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The Nature of Problem Solving

In Newell's approach the knowledge level rationalises behaviour in terms of the reasons that an agent has to believe that certain actions will lead to achieving certain goals. In this sense knowledge is a means to an end, a resource for behaviour [28]. The goal of problem solving is to select one of the possible actions. More recently a different view is being explored, namely the view of problem solving as modelling. The idea is that problem solving is the construction of a situation specific model [12] or case model [47][35].

From a knowledge level perspective the agent's perception of the world is through knowledge alone. A goal therefore must correspond to a desired state of ones knowledge about the world. Consequently this knowledge must refer to the specific systems that the goal is about. This model - let us call it the case model - at every moment during problem solving summarises the agent's understanding of the problem, and allows it to eventually conclude that the goal has been reached.

The actions are the means that the agent has for interacting with the world [28]. Again, since at the knowledge level the agent's perception is through knowledge an action must be viewed as a way of obtaining knowledge about the reality. Actions of perception naturally fit in this scheme but also genuine acts of interaction do [41]. For example when a spray-painting robot paints some part then it will probably assume that the part has paint on it afterwards. In the problem solving as modelling view, then, the actions are not the goal of problem solving but are themselves a means to an end. That end is the construction of a model of part of the world that allows the agent to conclude eventually that its goals have been achieved.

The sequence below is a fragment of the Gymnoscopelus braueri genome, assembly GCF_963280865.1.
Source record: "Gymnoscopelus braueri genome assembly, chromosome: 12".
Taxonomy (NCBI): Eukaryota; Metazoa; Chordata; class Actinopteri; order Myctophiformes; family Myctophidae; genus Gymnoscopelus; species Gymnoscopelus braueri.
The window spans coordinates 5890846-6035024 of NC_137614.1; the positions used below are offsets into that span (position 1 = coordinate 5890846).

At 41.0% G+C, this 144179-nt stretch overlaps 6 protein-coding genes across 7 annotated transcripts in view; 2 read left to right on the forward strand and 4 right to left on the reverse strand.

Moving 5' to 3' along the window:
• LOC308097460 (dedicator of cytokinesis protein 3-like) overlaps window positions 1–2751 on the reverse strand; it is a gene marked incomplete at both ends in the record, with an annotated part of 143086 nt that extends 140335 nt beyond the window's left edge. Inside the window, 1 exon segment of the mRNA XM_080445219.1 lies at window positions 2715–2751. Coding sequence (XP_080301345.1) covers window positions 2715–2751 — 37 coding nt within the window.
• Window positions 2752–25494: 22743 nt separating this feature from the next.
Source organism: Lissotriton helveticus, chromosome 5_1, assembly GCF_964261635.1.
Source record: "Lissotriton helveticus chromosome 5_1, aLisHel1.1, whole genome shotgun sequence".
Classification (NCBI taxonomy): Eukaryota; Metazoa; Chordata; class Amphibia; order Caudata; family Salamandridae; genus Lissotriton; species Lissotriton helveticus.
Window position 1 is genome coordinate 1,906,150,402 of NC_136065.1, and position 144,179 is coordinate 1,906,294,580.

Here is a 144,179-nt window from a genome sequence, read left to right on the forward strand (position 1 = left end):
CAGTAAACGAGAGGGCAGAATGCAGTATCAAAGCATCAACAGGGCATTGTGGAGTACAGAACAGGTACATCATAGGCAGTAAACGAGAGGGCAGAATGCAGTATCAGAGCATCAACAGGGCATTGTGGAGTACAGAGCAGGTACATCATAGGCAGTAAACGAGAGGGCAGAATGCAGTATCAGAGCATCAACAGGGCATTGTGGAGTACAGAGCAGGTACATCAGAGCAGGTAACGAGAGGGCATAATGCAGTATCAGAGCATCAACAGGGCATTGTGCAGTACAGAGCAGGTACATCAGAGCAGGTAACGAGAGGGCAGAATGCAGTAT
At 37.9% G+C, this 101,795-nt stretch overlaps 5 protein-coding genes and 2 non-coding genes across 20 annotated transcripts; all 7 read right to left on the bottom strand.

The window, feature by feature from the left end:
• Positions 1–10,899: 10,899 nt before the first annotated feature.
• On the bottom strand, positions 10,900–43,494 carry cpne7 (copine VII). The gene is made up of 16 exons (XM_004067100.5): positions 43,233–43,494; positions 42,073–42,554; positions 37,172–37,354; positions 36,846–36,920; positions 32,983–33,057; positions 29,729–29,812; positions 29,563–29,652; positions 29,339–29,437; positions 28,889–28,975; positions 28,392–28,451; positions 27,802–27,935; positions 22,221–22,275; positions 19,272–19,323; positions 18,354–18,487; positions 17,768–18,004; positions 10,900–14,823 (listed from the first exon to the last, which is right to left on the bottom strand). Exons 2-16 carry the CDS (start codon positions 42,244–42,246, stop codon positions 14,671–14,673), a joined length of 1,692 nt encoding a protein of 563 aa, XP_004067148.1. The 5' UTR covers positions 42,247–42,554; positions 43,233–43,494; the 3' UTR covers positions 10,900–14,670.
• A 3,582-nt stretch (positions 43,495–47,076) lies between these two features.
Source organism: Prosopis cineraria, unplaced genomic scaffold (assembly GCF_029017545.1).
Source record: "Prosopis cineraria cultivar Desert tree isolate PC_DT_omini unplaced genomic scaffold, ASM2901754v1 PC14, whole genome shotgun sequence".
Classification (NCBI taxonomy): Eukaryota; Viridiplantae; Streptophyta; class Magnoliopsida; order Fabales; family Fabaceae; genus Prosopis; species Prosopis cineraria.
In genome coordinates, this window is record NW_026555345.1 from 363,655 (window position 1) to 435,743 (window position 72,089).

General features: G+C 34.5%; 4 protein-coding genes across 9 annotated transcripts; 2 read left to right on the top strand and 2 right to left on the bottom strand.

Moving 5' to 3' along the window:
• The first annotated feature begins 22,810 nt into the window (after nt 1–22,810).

The view of problem solving as modelling can be linked to the Knowledge Level approach outlined so far. Modelling a system in the world is to make assumptions about that world (Sect. ). For example assuming a causal model of a car's functioning implies an assumption that this causal view leads to a sufficient approximation of what the car's functioning is all about. Thus, making a domain model is not just packaging statements about the domain, but it entails augmenting these statements with a series of assumptions about how the information about the systems is connected. To decide to model a system in a certain way means to assume that these assumptions hold as well as all the conclusions that follow from them.

Similarly a task model embodies assumptions about the meaning of goals. For example, if one models a diagnostic task as a process of generate and test over components of a system, then one implicitly assumes that the fault one is looking for can be localised in a component, and for instance not in the external working conditions of the system or in the connections between the components. Thus, modelling a task corresponding to a goal is to make more precise what one assumes that goal to mean.